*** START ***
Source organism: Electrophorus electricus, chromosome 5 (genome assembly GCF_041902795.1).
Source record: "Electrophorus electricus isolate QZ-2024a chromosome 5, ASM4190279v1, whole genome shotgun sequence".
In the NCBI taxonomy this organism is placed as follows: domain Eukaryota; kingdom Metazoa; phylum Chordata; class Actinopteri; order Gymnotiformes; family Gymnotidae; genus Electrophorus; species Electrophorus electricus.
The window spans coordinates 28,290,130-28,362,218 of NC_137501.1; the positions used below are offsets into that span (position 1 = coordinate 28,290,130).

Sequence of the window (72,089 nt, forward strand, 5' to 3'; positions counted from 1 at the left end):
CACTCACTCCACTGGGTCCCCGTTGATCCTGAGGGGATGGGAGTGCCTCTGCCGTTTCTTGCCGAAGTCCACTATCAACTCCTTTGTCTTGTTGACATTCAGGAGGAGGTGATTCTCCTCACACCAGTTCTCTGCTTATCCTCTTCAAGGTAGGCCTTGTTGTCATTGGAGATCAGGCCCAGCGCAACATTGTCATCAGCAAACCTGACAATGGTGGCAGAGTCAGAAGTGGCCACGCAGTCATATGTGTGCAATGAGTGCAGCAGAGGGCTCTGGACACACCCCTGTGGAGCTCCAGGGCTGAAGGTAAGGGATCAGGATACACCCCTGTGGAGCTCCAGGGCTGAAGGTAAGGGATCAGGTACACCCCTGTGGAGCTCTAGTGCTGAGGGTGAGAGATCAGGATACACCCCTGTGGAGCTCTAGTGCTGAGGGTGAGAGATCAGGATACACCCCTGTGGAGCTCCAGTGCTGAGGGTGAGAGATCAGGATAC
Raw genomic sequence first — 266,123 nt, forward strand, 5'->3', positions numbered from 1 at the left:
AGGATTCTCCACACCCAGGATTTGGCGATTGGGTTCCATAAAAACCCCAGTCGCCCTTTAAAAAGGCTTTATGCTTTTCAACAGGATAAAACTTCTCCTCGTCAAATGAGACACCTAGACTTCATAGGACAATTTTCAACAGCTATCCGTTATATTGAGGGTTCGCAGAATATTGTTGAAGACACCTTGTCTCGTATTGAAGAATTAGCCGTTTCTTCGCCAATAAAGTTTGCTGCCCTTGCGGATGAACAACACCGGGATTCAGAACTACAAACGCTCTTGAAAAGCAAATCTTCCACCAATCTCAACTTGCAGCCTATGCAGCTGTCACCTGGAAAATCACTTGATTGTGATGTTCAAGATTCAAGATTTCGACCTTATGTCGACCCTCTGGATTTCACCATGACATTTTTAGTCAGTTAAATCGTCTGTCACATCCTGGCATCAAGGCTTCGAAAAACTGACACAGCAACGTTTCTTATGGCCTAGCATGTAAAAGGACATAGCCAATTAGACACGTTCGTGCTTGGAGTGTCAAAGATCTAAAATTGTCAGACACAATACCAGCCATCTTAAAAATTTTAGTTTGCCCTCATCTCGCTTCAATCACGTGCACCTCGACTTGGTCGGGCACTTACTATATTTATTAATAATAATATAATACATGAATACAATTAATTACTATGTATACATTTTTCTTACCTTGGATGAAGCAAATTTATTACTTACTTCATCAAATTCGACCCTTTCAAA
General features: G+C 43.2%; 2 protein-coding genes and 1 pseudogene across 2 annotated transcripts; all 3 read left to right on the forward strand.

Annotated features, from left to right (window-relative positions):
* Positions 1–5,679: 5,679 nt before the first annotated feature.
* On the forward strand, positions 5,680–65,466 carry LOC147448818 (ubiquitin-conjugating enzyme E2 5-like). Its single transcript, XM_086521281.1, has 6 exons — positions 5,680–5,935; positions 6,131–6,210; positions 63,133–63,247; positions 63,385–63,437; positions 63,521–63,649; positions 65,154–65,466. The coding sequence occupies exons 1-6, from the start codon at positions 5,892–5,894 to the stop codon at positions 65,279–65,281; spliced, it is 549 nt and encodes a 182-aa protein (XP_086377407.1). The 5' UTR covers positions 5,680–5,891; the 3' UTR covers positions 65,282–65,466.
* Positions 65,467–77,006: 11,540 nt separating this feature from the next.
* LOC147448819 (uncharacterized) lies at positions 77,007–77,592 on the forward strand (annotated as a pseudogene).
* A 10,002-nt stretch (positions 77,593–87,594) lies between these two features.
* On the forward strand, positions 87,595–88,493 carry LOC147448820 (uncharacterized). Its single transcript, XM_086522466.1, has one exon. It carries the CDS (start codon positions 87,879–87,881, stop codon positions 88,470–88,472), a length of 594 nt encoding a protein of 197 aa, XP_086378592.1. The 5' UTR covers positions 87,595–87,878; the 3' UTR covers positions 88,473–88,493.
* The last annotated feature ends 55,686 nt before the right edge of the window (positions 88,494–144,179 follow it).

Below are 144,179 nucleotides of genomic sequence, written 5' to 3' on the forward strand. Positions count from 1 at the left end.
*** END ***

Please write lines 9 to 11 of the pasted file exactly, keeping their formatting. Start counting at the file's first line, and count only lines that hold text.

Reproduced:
General features: G+C 43.2%; 2 protein-coding genes and 1 pseudogene across 2 annotated transcripts; all 3 read left to right on the forward strand.

Annotated features, from left to right (window-relative positions):
* Positions 1–5,679: 5,679 nt before the first annotated feature.